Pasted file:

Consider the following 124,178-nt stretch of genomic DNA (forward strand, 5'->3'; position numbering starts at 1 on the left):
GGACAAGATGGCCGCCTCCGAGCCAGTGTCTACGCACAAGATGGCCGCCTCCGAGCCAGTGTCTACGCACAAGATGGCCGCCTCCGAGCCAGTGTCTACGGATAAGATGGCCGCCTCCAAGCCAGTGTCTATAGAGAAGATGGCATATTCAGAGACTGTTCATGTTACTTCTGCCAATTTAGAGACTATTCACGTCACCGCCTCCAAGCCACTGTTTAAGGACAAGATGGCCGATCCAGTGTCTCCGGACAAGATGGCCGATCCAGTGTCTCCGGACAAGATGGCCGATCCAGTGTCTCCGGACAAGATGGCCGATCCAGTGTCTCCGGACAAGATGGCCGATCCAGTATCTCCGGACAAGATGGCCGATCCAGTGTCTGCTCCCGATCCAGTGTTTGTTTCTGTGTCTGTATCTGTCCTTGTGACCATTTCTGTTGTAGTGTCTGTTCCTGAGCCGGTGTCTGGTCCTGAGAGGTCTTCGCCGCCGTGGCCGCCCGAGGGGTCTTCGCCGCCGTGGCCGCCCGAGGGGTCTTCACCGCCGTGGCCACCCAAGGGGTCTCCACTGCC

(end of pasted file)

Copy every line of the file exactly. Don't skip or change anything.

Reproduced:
Consider the following 124,178-nt stretch of genomic DNA (forward strand, 5'->3'; position numbering starts at 1 on the left):
GGACAAGATGGCCGCCTCCGAGCCAGTGTCTACGCACAAGATGGCCGCCTCCGAGCCAGTGTCTACGCACAAGATGGCCGCCTCCGAGCCAGTGTCTACGGATAAGATGGCCGCCTCCAAGCCAGTGTCTATAGAGAAGATGGCATATTCAGAGACTGTTCATGTTACTTCTGCCAATTTAGAGACTATTCACGTCACCGCCTCCAAGCCACTGTTTAAGGACAAGATGGCCGATCCAGTGTCTCCGGACAAGATGGCCGATCCAGTGTCTCCGGACAAGATGGCCGATCCAGTGTCTCCGGACAAGATGGCCGATCCAGTGTCTCCGGACAAGATGGCCGATCCAGTATCTCCGGACAAGATGGCCGATCCAGTGTCTGCTCCCGATCCAGTGTTTGTTTCTGTGTCTGTATCTGTCCTTGTGACCATTTCTGTTGTAGTGTCTGTTCCTGAGCCGGTGTCTGGTCCTGAGAGGTCTTCGCCGCCGTGGCCGCCCGAGGGGTCTTCGCCGCCGTGGCCGCCCGAGGGGTCTTCACCGCCGTGGCCACCCAAGGGGTCTCCACTGCC